2. Nice catch, Linda. Here’s a pre-Linda post of a Slaty Skimmer from around here. All of our milkweed pods are pretty wide but one relative, dogbane, where I find their namesake beetles, have slim pods like these. I’ve thought of picking a few from the patch where I find them to plant in the yard.

    Sometimes when they are atop a perch like that they will do the obelisk posture.
    That’s a nice image of the milkweed flowers too. Inquiring minds, Steve and mine, want to know if these have a strong scent.

    1. I’ve never detected any scent from any milkweed. When I was thinking about it, I wondered if the fact that I always see milkweed ‘in the wild,’ where plants are more scattered, might be the reason. In a botanical garden, or in any place where larger numbers have been grouped together, the scent might be more noticeable. I went for several years without smelling the fragrance of rain lilies or bluebonnets, but when I finally was in the midst of a whole field packed with the flowers, the scent was obvious.

      I didn’t know that was called the obelisk posture, but I have a half-dozen photos that show it, taken at different times in different places. I think one is the full obelisk, and the others are the modified obelisk. Sounds like yoga class.

      1. Maybe dragonfly yoga will be a thing. That’s too bad that you haven’t smelled milkweed at its full fragrance. Wish I could include it in a photograph. Ours are fading now, but the scent along our driveway was strong and lovely.

  3. This is a neat shot. I like dragonflies, but this all-black one seems to be turning its head, and maybe calculating if that photographer would be tasty. Good thing we don’t have those prehistoric 17″ ones anymore.

    1. You’ve got a sharp eye. He had just turned his head a bit toward me, because I was talking to him. I was suggesting that if he’d stop already with the helicoptering, the photo session could end a lot sooner. If he’d had those 17″ wings, I might not have been so chatty.

    1. You widow skimmer is a pretty one: especially those wings. I’ve seen some slaty blue ones, but they had plain wings. Sometimes we’ll have a hatch of one species, and the air will be thick with them, but most of the time there’s a variety. I wish all of them were as accomodating as this one was!

  4. Odd looking flowers on the milkweed. Not as gaudy as some of its bretheren, perhaps, but seeing as how they prey on mosquitoes, I welcome dragonflies of every stripe.

    1. One of the nice things about milkweeds is that, whatever the flowers’ color or slight variations in shape, they all have the same structure. The upper part of each flower, called the corona, consists of five hoods, where nectar is stored. Five petals — the corolla — form the lower part of the flower and are bent backwards, or reflexed, in most species. It’s easy to see in the photo above.

      There are figures all over the place, but the Smithsonian says a single dragonfly can eat from 30 to several hundred mosquitoes each day. Hooray for them, says me! They’re welcome in my neighborhood any time.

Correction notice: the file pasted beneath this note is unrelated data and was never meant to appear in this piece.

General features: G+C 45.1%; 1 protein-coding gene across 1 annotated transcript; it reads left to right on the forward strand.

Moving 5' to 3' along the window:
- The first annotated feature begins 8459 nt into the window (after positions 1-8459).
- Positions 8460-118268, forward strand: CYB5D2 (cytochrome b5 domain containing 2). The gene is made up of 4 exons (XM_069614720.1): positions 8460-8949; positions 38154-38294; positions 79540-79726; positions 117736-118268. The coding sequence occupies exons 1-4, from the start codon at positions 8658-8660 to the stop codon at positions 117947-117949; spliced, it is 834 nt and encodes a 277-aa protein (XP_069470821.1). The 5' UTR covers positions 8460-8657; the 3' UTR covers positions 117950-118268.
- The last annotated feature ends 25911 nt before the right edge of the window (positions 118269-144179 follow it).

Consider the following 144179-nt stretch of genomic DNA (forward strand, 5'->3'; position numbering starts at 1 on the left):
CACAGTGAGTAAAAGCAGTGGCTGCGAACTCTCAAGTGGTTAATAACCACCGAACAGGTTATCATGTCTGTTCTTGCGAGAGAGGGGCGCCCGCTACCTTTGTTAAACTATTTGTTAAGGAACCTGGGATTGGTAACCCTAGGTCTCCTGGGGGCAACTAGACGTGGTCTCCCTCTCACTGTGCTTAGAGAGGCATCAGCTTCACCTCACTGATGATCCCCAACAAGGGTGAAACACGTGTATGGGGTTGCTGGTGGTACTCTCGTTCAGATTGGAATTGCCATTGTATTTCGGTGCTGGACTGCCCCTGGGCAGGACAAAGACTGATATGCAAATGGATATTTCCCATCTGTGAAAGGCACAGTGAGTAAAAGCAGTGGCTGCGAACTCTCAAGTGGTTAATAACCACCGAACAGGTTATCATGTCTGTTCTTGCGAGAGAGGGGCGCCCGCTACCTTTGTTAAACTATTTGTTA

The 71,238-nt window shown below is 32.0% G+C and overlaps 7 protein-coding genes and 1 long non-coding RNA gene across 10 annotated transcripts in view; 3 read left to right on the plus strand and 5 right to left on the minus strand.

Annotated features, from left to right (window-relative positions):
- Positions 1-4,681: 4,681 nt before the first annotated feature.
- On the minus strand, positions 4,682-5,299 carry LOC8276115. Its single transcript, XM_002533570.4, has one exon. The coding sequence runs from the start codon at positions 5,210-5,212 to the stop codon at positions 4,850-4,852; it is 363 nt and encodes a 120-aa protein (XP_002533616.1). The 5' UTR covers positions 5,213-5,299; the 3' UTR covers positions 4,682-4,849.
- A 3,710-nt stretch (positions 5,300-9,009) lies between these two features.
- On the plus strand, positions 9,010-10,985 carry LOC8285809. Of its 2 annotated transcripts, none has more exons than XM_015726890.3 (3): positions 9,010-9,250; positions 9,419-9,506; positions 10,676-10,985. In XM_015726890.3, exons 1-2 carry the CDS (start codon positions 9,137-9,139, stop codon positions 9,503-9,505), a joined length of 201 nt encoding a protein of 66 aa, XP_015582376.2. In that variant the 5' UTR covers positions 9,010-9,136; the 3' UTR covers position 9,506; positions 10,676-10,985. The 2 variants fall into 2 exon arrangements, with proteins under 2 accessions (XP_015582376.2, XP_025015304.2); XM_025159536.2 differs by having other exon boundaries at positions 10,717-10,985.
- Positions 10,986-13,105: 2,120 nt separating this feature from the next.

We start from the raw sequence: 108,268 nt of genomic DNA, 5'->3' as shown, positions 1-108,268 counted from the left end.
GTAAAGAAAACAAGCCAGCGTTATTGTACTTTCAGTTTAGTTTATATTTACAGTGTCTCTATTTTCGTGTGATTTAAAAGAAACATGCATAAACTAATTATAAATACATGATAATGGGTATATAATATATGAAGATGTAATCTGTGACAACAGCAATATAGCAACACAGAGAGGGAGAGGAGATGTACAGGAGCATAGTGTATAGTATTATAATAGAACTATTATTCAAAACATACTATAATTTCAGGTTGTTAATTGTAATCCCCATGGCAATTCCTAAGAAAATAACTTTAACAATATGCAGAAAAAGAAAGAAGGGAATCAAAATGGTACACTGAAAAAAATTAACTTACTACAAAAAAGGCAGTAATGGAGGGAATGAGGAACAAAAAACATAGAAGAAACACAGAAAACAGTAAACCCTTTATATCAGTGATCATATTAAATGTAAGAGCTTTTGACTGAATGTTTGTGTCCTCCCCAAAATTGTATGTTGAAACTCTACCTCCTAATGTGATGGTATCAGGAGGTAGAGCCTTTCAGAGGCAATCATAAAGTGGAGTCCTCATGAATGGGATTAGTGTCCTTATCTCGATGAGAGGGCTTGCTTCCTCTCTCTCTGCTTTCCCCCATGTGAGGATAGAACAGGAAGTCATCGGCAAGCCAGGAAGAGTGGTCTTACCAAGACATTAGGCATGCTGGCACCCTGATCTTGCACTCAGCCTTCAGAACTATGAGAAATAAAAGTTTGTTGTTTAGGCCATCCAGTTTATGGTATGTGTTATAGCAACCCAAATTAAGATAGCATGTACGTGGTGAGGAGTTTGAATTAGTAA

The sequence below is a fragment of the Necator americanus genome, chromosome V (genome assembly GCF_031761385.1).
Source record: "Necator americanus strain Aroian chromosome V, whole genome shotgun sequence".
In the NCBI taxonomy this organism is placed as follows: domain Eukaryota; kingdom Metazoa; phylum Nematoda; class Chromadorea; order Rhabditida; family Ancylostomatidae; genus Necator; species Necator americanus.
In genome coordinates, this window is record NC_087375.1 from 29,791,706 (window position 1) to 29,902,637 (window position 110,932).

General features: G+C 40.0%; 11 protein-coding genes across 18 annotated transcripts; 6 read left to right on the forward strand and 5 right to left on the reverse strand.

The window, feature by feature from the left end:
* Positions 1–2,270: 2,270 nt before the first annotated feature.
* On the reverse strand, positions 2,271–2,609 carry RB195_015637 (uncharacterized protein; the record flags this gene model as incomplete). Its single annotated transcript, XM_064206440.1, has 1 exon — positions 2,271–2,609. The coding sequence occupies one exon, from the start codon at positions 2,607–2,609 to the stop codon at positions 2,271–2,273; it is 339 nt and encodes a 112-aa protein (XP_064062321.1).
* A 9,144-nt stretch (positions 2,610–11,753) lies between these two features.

5. Beautiful images, that take me back to a time I lived by a river, and would perch for hours photographing these creatures.
    I was amused to read others who had similar ‘danger’ stories about dragonflies, as I grew up with those also, only to realise later in life it was nonsense :-)

    1. They’re wonderful subjects, aren’t they? I didn’t know until reading for this post that they only eat prey that they catch while flying. No wonder they’re such industrious buzzers. As for those folk tales, I’ve found evidence of them in English, Welsh, and Scottish culture. There no doubt are more. I think I’ve found “bad” dragonflies in German folk tales, but I can’t find one now. In any event, they’re harmless to us — but death to the mosquito!

    1. The dragonflies have been thick this year — and so many species. It all makes sense: given the amount of rain we’ve had this year, the mosquitoes are abundant, and more mosquitoes mean lots of food for the dragonflies, as well as a better environment for their larvae. I suppose it’s more complicated than that, but whatever the cause(s), the effect has been just great.

    1. One thing is connected to another. I wanted to show the dragonfly, but once I’d done that, I thought I should explain that it wasn’t perched on an ordinary twig. Then, as soon as I’d shown the pod, of course I had to show the flower! It’s appropriate to show both, because all of our milkweeds continue to bloom even while they’re setting seed. That’s part of what makes them such an important nectar source for butterflies. I found blooming milkweeds last November, with butterflies flitting all around.

    1. We have at least thirty milkweed species, and they do vary. I found two that are new to me in east Texas: the red milkweed, and the ringed. There’s another I’d love to see someday: the pine needle milkweed, or A. lineria. It looks for all the world like a milkweed cluster tucked into a pine branch — it’s native to Arizona and California, as well as parts of Mexico.